It takes as its starting point the landmark 1992 High Court ruling in favour of Torres Strait Islander land-rights activist Edward Koiki Mabo. The ruling overturned terra nullius (meaning ‘land belonging to no-one’), the doctrine on which the British justified colonising the land now known as Australia.
The exhibition explores how artists have acknowledged the continuing relationship Aboriginal and Torres Strait Islander peoples have with their lands, as well as the ongoing impact of colonisation and the complexities of representation in Australian society today.
The exhibition will feature many works of art jointly acquired by Tate and the MCA in Sydney through an innovative partnership established in 2015 via a gift from the Qantas Foundation. These include works which interrogate post-colonial histories, narrate political tensions, and illustrate how the oldest continuous living cultures in the world, reaching back 65,000 years, assert connection to country in contemporary art today.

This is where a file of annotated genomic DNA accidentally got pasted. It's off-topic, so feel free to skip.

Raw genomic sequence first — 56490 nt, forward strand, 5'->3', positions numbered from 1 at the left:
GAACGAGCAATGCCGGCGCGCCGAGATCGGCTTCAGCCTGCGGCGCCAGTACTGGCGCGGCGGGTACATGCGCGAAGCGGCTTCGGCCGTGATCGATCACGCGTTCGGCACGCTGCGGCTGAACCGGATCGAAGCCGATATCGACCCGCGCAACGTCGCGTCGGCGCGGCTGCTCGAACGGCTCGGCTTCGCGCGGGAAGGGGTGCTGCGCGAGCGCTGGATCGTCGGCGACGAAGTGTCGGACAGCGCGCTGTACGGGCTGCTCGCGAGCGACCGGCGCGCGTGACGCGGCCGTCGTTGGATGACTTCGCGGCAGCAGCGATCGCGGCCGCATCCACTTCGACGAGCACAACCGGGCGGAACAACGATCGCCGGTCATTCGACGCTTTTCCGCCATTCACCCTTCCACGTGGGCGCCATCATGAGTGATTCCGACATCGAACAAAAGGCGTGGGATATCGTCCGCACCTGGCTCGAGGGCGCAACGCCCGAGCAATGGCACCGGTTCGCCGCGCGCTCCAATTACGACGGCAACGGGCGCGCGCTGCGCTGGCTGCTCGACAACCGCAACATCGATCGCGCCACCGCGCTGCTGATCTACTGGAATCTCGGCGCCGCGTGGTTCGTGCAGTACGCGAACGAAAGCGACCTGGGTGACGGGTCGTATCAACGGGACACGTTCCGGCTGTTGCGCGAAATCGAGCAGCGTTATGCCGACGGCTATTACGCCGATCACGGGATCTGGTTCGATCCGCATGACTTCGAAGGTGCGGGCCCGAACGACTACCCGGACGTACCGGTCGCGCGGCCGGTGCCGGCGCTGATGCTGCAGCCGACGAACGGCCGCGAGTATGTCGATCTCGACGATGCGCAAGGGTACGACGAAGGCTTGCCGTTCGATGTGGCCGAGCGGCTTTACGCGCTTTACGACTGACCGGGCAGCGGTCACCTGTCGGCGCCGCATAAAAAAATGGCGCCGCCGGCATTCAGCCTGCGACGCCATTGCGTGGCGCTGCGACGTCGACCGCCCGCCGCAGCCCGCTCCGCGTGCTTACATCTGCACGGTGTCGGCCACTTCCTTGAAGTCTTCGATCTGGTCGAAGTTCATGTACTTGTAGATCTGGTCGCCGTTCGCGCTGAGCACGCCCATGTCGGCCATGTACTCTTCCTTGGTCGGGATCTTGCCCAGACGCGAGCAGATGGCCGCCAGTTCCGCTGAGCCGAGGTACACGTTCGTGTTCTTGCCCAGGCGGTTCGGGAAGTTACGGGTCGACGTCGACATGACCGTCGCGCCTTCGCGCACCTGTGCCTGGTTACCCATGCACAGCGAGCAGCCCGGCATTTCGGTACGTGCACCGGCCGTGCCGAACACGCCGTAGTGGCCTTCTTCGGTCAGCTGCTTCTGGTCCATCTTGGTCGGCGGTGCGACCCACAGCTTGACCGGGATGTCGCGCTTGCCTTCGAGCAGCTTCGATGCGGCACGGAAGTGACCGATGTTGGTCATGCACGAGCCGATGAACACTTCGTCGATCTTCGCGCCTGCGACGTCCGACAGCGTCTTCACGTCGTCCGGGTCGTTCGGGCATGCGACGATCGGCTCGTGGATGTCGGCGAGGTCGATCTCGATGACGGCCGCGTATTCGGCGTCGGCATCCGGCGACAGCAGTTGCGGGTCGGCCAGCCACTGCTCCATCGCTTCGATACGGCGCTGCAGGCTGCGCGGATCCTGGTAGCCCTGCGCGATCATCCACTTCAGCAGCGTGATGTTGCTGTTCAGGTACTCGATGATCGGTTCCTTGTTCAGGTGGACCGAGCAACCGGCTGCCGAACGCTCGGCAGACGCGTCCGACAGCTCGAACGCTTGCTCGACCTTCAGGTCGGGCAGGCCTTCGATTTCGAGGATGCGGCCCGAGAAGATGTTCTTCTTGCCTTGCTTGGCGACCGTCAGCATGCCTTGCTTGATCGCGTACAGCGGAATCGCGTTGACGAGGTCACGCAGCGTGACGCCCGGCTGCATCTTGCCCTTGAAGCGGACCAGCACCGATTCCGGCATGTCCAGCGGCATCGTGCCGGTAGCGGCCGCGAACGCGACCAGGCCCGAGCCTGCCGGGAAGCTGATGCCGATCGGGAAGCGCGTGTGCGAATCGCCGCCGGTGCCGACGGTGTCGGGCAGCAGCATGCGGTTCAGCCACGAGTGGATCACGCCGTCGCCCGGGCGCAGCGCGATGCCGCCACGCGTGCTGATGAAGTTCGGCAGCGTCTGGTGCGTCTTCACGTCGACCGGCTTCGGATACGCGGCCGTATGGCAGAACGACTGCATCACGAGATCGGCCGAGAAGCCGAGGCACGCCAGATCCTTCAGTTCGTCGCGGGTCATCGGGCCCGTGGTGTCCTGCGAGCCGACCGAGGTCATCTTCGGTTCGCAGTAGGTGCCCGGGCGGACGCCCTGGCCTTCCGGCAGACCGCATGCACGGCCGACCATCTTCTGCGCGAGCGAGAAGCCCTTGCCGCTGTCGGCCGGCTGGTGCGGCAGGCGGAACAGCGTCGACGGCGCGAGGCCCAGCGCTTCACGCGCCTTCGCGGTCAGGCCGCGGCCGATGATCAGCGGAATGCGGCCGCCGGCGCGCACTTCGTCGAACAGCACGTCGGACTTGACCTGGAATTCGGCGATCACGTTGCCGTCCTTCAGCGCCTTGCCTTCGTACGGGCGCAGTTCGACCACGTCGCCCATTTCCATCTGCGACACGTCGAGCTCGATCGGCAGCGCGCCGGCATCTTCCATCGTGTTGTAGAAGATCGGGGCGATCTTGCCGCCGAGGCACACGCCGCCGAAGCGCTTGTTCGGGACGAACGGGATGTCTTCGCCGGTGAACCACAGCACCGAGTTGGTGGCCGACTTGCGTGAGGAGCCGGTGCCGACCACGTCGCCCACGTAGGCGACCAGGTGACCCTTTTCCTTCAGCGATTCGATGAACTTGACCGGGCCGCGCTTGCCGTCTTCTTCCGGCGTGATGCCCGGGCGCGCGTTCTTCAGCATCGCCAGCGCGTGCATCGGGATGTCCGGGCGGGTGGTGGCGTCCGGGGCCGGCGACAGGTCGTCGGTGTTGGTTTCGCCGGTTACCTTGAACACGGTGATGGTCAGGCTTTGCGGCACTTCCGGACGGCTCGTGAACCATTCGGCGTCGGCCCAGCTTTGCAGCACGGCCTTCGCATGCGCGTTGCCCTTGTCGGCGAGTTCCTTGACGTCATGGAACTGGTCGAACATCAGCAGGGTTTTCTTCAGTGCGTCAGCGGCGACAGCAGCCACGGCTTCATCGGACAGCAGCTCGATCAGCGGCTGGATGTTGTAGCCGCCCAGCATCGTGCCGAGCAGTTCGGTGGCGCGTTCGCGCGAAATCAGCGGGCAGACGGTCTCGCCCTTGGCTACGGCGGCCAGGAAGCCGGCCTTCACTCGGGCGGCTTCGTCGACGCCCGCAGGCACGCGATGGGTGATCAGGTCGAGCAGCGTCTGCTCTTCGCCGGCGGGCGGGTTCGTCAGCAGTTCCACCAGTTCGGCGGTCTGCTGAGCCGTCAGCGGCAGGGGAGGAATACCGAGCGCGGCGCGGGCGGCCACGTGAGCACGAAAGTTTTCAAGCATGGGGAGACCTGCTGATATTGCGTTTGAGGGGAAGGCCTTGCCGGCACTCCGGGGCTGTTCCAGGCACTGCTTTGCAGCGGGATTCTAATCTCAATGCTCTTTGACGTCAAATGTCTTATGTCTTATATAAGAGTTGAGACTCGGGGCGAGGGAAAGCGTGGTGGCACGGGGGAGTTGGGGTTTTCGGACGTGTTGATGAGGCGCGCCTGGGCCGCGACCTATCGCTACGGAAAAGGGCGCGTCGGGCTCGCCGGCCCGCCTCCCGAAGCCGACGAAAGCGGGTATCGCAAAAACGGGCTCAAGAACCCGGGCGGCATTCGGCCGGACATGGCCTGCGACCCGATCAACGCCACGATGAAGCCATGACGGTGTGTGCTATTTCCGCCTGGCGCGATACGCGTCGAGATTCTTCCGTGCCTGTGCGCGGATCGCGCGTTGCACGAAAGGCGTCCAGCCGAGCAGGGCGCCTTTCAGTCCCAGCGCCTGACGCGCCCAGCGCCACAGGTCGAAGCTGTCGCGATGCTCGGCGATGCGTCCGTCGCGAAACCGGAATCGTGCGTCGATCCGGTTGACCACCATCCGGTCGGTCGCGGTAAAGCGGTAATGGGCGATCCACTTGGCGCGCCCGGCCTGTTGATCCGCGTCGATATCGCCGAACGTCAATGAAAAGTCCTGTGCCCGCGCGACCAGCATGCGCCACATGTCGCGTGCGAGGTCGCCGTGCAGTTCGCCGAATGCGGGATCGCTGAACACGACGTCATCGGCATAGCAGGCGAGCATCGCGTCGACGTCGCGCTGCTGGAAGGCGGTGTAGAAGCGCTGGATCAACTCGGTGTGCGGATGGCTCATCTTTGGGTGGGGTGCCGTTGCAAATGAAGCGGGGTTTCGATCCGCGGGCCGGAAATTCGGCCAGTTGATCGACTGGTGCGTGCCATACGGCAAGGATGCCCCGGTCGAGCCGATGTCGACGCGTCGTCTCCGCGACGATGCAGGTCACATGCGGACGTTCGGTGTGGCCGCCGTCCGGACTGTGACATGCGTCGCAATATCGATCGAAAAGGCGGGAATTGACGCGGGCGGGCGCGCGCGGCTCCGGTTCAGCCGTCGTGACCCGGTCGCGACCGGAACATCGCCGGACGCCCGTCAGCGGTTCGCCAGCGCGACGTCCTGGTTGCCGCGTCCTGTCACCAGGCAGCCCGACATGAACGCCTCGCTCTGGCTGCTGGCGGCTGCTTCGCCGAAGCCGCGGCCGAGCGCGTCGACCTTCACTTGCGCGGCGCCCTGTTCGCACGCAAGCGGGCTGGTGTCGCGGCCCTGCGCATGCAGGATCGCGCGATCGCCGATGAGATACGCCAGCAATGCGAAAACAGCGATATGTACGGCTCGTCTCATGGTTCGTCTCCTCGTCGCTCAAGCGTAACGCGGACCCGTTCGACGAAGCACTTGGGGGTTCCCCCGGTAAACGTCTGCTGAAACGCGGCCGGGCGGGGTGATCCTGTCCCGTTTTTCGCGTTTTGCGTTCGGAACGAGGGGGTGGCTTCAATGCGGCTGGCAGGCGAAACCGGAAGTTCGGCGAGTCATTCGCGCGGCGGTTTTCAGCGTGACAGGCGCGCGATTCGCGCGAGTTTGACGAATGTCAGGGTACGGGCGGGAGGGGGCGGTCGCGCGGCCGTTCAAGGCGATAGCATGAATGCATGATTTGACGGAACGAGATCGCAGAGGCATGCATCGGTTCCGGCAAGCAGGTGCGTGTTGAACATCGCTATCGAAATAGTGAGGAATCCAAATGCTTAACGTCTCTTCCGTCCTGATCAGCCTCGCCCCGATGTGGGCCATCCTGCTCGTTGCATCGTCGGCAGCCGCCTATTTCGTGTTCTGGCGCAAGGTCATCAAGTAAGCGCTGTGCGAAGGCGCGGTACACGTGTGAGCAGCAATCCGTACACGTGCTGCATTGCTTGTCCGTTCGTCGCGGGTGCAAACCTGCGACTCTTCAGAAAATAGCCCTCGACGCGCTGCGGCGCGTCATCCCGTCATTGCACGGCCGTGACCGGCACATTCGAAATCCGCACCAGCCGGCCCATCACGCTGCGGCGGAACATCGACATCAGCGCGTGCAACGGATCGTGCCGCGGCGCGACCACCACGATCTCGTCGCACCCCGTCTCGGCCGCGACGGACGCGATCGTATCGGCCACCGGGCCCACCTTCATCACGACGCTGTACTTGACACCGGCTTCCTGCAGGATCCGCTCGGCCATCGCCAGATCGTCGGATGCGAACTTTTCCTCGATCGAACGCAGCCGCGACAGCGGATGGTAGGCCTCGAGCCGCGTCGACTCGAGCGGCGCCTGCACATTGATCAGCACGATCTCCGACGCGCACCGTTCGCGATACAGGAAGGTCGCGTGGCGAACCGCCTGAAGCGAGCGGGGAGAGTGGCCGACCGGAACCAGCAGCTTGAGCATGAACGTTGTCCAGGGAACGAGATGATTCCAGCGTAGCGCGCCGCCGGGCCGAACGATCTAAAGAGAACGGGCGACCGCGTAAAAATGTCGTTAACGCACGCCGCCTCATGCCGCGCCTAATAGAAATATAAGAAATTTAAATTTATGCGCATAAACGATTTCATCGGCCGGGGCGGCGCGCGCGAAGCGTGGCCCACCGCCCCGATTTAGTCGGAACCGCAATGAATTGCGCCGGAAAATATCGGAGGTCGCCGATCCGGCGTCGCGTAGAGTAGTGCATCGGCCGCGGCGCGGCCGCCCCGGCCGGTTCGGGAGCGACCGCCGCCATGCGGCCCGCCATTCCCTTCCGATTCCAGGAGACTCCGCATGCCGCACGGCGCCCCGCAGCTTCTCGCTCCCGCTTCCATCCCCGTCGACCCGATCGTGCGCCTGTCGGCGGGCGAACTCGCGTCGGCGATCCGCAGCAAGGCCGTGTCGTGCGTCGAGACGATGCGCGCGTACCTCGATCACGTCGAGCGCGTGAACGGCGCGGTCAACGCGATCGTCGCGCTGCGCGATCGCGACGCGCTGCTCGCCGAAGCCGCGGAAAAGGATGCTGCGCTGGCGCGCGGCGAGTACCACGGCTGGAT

Tate acknowledges and pays respect to the Traditional Owners of Country throughout Australia and recognises the continuing connection to lands, waters and communities. We pay our respect to the Elders of these lands and acknowledge the continuation of cultural, spiritual and educational practices of Aboriginal and Torres Strait Islander peoples.
Research supported by Hyundai Tate Research Centre: Transnational in partnership with Hyundai Motor.